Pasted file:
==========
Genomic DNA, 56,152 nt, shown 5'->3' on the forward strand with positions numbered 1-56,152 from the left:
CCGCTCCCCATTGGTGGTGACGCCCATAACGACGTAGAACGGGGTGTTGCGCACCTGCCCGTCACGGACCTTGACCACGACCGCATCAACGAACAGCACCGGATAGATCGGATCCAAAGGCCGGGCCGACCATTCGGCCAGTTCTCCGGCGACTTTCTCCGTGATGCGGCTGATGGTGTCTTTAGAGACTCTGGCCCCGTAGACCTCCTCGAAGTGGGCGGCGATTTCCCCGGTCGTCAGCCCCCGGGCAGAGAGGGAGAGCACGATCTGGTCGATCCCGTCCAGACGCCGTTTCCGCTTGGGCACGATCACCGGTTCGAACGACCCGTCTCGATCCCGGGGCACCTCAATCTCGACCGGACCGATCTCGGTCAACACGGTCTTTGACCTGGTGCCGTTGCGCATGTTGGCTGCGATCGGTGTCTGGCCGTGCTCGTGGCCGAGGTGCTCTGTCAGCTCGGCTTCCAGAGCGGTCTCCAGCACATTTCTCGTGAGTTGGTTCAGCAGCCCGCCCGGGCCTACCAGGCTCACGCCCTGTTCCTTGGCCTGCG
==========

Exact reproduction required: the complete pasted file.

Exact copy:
Genomic DNA, 56,152 nt, shown 5'->3' on the forward strand with positions numbered 1-56,152 from the left:
CCGCTCCCCATTGGTGGTGACGCCCATAACGACGTAGAACGGGGTGTTGCGCACCTGCCCGTCACGGACCTTGACCACGACCGCATCAACGAACAGCACCGGATAGATCGGATCCAAAGGCCGGGCCGACCATTCGGCCAGTTCTCCGGCGACTTTCTCCGTGATGCGGCTGATGGTGTCTTTAGAGACTCTGGCCCCGTAGACCTCCTCGAAGTGGGCGGCGATTTCCCCGGTCGTCAGCCCCCGGGCAGAGAGGGAGAGCACGATCTGGTCGATCCCGTCCAGACGCCGTTTCCGCTTGGGCACGATCACCGGTTCGAACGACCCGTCTCGATCCCGGGGCACCTCAATCTCGACCGGACCGATCTCGGTCAACACGGTCTTTGACCTGGTGCCGTTGCGCATGTTGGCTGCGATCGGTGTCTGGCCGTGCTCGTGGCCGAGGTGCTCTGTCAGCTCGGCTTCCAGAGCGGTCTCCAGCACATTTCTCGTGAGTTGGTTCAGCAGCCCGCCCGGGCCTACCAGGCTCACGCCCTGTTCCTTGGCCTGCG